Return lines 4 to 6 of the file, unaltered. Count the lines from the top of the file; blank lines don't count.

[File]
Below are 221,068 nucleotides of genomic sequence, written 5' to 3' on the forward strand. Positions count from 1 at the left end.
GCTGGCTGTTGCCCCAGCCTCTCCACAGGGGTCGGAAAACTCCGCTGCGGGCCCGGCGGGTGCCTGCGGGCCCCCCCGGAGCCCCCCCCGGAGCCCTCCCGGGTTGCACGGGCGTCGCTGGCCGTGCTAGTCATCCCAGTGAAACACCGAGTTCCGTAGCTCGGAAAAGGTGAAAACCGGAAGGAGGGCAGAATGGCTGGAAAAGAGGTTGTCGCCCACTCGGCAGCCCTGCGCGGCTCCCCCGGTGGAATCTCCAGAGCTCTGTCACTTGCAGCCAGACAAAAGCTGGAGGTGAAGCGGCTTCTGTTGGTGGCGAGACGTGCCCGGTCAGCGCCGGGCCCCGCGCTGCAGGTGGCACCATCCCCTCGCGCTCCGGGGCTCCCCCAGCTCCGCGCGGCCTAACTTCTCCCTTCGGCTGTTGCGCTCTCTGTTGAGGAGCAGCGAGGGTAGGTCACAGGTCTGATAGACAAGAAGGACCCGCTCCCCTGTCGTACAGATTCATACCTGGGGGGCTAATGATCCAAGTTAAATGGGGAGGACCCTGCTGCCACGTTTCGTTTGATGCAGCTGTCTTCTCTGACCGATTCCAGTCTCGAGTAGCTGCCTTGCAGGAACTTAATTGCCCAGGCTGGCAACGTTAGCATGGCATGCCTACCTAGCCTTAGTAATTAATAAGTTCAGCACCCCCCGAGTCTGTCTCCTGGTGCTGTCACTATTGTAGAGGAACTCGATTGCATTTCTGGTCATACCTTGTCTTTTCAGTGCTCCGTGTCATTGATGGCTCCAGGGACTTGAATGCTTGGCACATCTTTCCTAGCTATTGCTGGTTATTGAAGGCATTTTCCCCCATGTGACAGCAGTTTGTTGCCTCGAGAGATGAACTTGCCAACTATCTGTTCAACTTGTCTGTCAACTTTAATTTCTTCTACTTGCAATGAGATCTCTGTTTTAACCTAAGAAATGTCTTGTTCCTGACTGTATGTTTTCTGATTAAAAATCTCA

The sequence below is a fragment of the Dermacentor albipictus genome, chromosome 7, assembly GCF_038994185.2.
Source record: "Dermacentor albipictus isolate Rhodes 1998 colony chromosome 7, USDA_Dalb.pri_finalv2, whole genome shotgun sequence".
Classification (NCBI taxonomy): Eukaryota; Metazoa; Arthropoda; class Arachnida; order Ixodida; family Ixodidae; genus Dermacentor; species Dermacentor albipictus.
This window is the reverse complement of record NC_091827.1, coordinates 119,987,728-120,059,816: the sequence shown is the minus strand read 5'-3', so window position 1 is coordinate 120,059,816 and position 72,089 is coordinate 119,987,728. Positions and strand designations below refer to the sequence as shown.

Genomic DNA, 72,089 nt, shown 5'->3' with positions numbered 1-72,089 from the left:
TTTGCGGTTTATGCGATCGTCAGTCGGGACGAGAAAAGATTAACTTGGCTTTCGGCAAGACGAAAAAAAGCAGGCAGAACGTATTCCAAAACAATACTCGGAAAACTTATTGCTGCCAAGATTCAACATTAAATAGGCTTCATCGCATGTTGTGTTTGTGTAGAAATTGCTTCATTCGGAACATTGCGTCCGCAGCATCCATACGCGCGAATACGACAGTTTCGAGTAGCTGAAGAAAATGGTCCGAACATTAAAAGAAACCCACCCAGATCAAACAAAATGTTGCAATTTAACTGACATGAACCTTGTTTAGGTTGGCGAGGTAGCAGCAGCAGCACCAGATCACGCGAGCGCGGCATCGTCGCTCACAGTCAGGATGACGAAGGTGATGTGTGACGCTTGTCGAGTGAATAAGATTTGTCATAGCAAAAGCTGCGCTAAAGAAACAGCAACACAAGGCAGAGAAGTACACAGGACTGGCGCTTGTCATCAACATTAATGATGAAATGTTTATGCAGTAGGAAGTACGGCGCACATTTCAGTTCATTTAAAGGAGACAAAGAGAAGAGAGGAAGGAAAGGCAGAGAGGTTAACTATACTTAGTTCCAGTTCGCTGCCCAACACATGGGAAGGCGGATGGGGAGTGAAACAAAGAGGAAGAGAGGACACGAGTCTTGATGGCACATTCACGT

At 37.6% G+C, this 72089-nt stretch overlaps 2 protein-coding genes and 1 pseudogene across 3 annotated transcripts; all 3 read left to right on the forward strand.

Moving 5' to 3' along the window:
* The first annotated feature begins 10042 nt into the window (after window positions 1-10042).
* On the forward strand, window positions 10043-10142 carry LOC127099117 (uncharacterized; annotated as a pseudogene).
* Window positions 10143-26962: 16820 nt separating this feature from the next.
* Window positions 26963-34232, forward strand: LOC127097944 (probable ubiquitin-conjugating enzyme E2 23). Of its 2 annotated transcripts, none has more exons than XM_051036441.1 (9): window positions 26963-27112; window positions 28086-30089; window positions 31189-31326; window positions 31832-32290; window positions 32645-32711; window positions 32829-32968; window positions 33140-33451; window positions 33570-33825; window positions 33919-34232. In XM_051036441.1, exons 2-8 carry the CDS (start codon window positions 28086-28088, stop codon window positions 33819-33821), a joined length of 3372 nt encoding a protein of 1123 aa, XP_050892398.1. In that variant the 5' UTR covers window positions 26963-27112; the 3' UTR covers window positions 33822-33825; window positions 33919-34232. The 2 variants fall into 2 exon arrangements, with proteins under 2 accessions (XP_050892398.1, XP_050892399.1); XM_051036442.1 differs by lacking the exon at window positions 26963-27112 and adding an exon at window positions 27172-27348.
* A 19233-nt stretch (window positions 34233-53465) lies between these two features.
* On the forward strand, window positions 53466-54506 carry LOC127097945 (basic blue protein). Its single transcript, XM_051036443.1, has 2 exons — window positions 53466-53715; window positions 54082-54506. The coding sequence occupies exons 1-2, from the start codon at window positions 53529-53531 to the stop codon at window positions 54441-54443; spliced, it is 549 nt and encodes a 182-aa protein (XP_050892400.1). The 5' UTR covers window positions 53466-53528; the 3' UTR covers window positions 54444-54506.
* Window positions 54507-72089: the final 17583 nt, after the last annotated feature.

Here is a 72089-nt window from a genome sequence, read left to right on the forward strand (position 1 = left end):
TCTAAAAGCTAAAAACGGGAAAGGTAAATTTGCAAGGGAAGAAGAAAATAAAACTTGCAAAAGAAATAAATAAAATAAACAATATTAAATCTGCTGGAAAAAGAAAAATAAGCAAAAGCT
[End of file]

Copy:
Source record: "Dermacentor albipictus isolate Rhodes 1998 colony chromosome 7, USDA_Dalb.pri_finalv2, whole genome shotgun sequence".
Classification (NCBI taxonomy): Eukaryota; Metazoa; Arthropoda; class Arachnida; order Ixodida; family Ixodidae; genus Dermacentor; species Dermacentor albipictus.
This window is the reverse complement of record NC_091827.1, coordinates 119,987,728-120,059,816: the sequence shown is the minus strand read 5'-3', so window position 1 is coordinate 120,059,816 and position 72,089 is coordinate 119,987,728. Positions and strand designations below refer to the sequence as shown.